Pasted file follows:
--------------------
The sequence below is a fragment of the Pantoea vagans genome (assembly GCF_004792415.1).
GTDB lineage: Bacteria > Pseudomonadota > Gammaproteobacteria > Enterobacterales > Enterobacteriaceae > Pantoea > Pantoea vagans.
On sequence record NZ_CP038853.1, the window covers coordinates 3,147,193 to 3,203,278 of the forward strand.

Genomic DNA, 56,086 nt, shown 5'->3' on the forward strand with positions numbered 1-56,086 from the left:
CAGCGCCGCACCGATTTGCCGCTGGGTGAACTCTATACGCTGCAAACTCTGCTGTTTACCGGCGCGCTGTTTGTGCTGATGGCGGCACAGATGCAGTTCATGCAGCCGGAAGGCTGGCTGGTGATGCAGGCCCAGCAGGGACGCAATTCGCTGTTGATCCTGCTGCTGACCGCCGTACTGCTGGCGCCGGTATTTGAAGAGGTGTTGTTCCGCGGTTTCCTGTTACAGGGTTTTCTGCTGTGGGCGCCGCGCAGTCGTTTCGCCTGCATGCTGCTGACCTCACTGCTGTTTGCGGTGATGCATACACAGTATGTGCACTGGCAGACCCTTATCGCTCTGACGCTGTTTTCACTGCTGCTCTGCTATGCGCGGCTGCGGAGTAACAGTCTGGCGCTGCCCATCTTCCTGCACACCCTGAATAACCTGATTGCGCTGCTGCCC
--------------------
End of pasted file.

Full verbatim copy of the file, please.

The sequence below is a fragment of the Pantoea vagans genome (assembly GCF_004792415.1).
GTDB lineage: Bacteria > Pseudomonadota > Gammaproteobacteria > Enterobacterales > Enterobacteriaceae > Pantoea > Pantoea vagans.
On sequence record NZ_CP038853.1, the window covers coordinates 3,147,193 to 3,203,278 of the forward strand.

Genomic DNA, 56,086 nt, shown 5'->3' on the forward strand with positions numbered 1-56,086 from the left:
CAGCGCCGCACCGATTTGCCGCTGGGTGAACTCTATACGCTGCAAACTCTGCTGTTTACCGGCGCGCTGTTTGTGCTGATGGCGGCACAGATGCAGTTCATGCAGCCGGAAGGCTGGCTGGTGATGCAGGCCCAGCAGGGACGCAATTCGCTGTTGATCCTGCTGCTGACCGCCGTACTGCTGGCGCCGGTATTTGAAGAGGTGTTGTTCCGCGGTTTCCTGTTACAGGGTTTTCTGCTGTGGGCGCCGCGCAGTCGTTTCGCCTGCATGCTGCTGACCTCACTGCTGTTTGCGGTGATGCATACACAGTATGTGCACTGGCAGACCCTTATCGCTCTGACGCTGTTTTCACTGCTGCTCTGCTATGCGCGGCTGCGGAGTAACAGTCTGGCGCTGCCCATCTTCCTGCACACCCTGAATAACCTGATTGCGCTGCTGCCC